Sometimes I find it hard to show love to people. I have a physical disability called cerebral palsy, so many of my relationships are unique. I have attendants who take care of my personal needs. And other people often see me and treat me differently. But I’m still trying to follow Jesus when he says, “Just as I have loved you, you also are to love one another” (John 13:34).  

I have to direct my care because my disability has limited my ability to do things for myself. This makes it hard to be patient with others, especially if I have to train somebody new, since my limited speech slows our communication. I remember having to always remind one particular attendant of the need to fasten a belt on one of my wheelchair lifts. This attendant was apparently a slower learner than what I was used to. One time, they hooked one of the hooks on my lift wrong. It felt like my legs were up to my chin! It was so painful. And this was when my speech was so limited that I had to point to the belt or spell out what I was trying to say to them. 

Even though I get very frustrated with my attendants sometimes, I understand that they are not perfect and I shouldn’t expect them to be. Still I let my temper and my impatience get the best of me because of their lack of understanding. But in those moments, God points me back to Jesus’ words in John 13:34: “Just as I have loved you, you also are to love one another.” I think it’s amazing the depth of Jesus’ love for people, even though he knows they don’t deserve it. Including me. I want to follow his example despite how I feel.

I’m learning that I have to show love whether I feel like it or not, not only to my personal attendants, but to those who have no experience with people who have disabilities, especially those from older generations. I can’t stand when people make assumptions about me because of physical appearance. Oh, I understand that it’s easy to do, because I look different from them. 

I’m learning that I have to show love whether I feel like it or not.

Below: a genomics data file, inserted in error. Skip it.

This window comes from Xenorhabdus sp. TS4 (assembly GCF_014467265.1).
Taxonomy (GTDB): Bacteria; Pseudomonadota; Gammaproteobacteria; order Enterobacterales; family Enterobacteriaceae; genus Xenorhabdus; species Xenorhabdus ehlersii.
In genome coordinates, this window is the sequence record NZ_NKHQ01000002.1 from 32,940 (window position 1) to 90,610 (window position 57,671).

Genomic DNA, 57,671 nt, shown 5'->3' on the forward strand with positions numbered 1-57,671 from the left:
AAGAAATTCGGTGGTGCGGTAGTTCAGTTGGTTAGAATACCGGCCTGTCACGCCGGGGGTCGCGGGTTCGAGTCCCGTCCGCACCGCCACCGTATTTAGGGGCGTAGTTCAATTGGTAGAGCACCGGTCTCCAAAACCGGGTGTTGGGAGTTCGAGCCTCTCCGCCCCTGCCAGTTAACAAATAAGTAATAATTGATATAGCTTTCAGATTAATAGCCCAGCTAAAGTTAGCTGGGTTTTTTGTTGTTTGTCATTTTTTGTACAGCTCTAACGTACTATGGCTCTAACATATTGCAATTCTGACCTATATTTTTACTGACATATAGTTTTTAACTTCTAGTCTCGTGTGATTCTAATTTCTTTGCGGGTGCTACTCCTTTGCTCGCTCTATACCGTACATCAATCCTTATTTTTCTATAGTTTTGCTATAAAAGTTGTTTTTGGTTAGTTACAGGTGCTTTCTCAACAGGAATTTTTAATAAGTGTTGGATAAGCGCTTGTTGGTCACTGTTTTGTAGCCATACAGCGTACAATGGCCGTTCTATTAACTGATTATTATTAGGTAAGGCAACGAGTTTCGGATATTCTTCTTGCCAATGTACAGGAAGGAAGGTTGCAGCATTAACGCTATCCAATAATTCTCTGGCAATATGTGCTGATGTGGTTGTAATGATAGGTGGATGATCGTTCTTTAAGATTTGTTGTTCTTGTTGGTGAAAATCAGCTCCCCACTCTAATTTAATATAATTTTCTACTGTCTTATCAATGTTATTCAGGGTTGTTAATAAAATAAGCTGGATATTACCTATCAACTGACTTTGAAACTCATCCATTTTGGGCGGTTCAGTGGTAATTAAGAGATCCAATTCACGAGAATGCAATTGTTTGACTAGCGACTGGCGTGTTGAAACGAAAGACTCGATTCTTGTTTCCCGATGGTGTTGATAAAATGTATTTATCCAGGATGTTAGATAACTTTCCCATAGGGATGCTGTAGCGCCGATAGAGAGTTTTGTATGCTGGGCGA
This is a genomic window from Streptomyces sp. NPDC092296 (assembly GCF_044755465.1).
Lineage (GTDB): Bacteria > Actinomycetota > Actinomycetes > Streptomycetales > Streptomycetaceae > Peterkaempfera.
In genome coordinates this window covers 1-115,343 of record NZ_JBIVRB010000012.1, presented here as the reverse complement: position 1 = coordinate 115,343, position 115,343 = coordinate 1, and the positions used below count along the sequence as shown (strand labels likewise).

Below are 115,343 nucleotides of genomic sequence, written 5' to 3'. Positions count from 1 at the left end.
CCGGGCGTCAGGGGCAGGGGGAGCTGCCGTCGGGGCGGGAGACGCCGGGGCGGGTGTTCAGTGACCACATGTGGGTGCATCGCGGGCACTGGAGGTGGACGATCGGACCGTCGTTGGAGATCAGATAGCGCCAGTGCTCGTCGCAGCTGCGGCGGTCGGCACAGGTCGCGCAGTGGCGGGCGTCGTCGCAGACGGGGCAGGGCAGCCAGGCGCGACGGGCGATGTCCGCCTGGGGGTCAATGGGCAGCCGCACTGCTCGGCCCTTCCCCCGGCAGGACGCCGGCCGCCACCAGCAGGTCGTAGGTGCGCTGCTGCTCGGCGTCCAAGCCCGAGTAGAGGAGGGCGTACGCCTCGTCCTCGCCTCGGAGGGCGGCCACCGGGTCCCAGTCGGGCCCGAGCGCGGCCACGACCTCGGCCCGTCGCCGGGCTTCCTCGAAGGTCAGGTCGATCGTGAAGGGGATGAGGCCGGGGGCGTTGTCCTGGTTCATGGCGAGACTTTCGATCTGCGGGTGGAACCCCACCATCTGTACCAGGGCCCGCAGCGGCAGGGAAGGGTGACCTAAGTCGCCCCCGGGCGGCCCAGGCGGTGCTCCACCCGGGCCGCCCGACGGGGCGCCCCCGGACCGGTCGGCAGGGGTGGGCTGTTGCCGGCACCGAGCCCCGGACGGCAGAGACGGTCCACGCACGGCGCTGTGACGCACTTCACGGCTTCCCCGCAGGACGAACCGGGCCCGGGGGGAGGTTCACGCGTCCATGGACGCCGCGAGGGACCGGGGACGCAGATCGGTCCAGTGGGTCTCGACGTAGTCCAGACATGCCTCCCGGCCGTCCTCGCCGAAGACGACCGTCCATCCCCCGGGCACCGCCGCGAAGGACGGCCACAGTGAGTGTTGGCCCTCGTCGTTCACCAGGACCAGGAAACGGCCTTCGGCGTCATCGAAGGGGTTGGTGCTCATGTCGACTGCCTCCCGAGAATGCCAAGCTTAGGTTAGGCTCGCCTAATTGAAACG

For instance, I’m confined in a wheelchair and have limited speech, so some people assume that I’m slow. Some people call me “sweetie’’ or “honey,’’ which I hate. However, if they would only take time to listen, they would realize that I’m just like them. Still, sometimes it’s hard to show love and compassion towards them. There are times when I want to shout, “I’m twenty-six, not six!’’ Even though they don’t mean it, they make me feel like an infant. If I’m really annoyed by them, sometimes I have to count to ten to practise self control, just as the apostle Paul told us to do in Galatians 5:22-23. I believe that with the Holy Spirit’s help, I can become a person whose love includes patience and self-control, and I can be the light that the world desperately needs. 

Finally, if I want to show God’s love, I have to love selflessly. Like Jesus, I have to show people patience and understanding even when it costs me something. I have to remember that love is not about how a person can serve me, but how I can serve them. 

For example, besides taking care of me, one of my attendants has a second job  as an educational assistant.  Before Covid-19, she came to help me after her job at a school. It was great. However, recently she has been working in my house to reduce the risk of exposing me to the virus. But it’s kind of annoying to have her attention divided because she has to help her students and not just me. However, I again remember Jesus’ words that “just as I have loved you, you also are to love one another.” I know that I have to practise this daily, because sometimes it’s not easy sharing my worker’s attention. It’s hard to love her and her students without thinking of what it is costing me. Sometimes I have to wait till she is on her break if I have a question. There are times when she needs my help with her computer or sometimes she needs to borrow my computer. These become opportunities for me to practise selflessly serving. Of course I know that I can’t love this way in my own strength, so every day I ask God to give me more grace, and he always does! 

I’m learning that, despite whether I feel like it or not, or whether I like an individual or not, I have to show that kind of love that Jesus describes in John 13:34. Even though it’s not easy sometimes—especially with my workers—I’m confident that God will help me to share his continuous love towards them and with the whole world!  

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About the Author

Olivia Eder

Olivia Eder lives in Waterloo, Ont with her family. She was born with a disability called Cerebral Palsy. Olivia currently writes blogs for university students on different themes.

She graduated from Heritage College and Seminary last April and is currently working at Kidsability.

She also gives some of her time mentoring a high school student who lives with the same disability. Olivia enjoys giving presentations to her former Elementary school educating students about disabilities and how to treat people with disabilities. In her spare time she reads, sings, travels, swims and spends time with family and friends.

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